In comparison with the realized Reform temples considered thus far, the theoretical models for temples published in Jacques Perret's Des fortifications et artifices, architecture et perspective (1601) present more richly ornamented exteriors (Figure 19). Nevertheless, even these imagined designs display a similar reliance on internalized supports and restrained classicizing decoration. The detailing applied to the exteriors largely consists of engaged Tuscan columns supporting simple cornices that delineate the horizontal divisions of the buildings. Thus, while it has long been observed that the internal arrangement of Protestant temples differed from that of their Catholic counterparts, the temples’ exterior form followed a loose pattern characterized by limited classical ornament on an otherwise unfluctuating surface. This model remained consistent from the second half of the sixteenth century to the early seventeenth century. The flat purity of this aesthetic distinguished Protestant temples from the major structures of the Catholic Church, which much more frequently bristled with flying buttresses, gargoyles, and rich programs of portal sculpture in both Gothic and Italianate neoclassical styles. As the most readily visible aspect of temples, their external articulation served as a powerful symbol of the rising popularity of Reform worship, just as the internal arrangement of temples illustrated the community's emphasis on scripture and preaching.
While modern scholars have linked the differences in internal arrangements between Protestant and Catholic houses of worship to divergent liturgical priorities, it is similarly possible to understand the variation of building exteriors in relationship to theological concerns. The polemical German engravings of a church and a temple mentioned above allude to the complicated associations of architectural design (see Figures 14 and 15). Whereas the artist chose to represent the papal church as a Gothic structure, the apostolic church appears in a more classicizing style. Given the similar basic plans of the two buildings, each consisting of three longitudinal spaces demarcated by arcades, the style of articulation appears more symbolic than functional, with the Gothic chosen as appropriate for Catholic devotion.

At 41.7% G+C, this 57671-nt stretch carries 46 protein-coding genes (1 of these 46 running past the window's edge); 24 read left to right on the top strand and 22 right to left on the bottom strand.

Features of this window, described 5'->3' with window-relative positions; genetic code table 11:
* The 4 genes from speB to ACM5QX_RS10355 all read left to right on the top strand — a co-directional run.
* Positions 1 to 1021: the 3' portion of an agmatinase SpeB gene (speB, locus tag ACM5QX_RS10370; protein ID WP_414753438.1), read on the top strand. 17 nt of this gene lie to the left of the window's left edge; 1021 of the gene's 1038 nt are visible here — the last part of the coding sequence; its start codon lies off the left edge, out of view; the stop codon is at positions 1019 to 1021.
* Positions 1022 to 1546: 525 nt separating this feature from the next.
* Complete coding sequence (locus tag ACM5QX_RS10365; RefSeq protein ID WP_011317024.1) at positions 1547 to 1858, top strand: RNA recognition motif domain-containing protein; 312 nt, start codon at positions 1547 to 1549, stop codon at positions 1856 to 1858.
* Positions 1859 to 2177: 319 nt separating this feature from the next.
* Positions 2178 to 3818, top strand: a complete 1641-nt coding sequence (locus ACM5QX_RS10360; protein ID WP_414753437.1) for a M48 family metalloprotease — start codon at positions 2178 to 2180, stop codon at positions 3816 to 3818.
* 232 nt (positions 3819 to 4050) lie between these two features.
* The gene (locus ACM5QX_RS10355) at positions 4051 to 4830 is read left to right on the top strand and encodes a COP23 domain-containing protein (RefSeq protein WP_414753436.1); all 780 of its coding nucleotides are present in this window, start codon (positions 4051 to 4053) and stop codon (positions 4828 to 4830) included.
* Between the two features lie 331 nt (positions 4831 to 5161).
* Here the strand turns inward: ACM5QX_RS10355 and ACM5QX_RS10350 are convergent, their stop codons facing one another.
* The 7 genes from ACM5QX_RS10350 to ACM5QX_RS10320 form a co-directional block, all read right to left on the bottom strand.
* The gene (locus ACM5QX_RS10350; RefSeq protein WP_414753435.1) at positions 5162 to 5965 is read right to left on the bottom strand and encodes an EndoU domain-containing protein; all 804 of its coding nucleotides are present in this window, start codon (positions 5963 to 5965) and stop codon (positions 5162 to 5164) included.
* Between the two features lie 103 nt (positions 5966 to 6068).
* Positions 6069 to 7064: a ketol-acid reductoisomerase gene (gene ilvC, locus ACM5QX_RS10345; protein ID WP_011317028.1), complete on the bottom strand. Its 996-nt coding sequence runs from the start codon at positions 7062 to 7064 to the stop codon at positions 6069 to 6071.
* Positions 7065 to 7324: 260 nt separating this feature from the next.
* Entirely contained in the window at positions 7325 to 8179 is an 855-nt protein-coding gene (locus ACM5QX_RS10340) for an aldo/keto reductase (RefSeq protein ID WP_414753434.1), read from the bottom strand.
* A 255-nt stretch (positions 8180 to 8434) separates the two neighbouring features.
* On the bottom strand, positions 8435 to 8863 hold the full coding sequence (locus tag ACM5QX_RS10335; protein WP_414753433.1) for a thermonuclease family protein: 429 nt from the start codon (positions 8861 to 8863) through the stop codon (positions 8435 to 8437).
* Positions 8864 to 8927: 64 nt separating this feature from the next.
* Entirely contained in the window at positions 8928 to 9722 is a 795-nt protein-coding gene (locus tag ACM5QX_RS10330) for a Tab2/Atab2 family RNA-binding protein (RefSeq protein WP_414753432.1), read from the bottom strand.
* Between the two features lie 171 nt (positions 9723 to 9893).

The classicizing ornament of Catholic churches like Saint-Eustache and Protestant temples constructed in the Gothic tradition, such as that in Schermerhorn, which uses pointed arches and intersecting tracery, demonstrate that there is no simplistic stylistic division between Catholic and Reform architecture.67 Nevertheless, rib vaults and flying buttresses were part of an architectural tradition long associated with buildings constructed for the celebration of the Mass. In France, ogival construction based on the pointed arch and rib vault remained the dominant mode of construction for ecclesiastical structures well into the 1500s, sometimes even taking on an explicitly historicizing character, as at L’Épine, a mid-fifteenth-century church modeled on the nearby thirteenth-century cathedral at Reims.68 As another example, the nave of Saint-Étienne-du-Mont in Paris (after 1547) preserves the traditional profile of the ogive arches even as the nave arcade displays classicizing semicircular arches. Images like Jean Fouquet's depiction of Étienne Chevalier being presented to the Virgin from about 1450 reinforce the dichotomy between traditional indicators of sanctity and updated classicizing fashion (Figure 20). In this painting, Étienne kneels before a background of Corinthian pilasters, whereas a Gothic portal shelters the Virgin and Child. Although the Gothic and classicizing together form a single Catholic devotional moment, the choice of the former as the backdrop for the Virgin underscores its heightened associations with sanctity.69 Flying buttresses were equally part of this paradigm of medieval French architecture and would have similarly signaled the divine kingdom of God as constructed in Catholic architecture according to French tradition since the mid-twelfth century.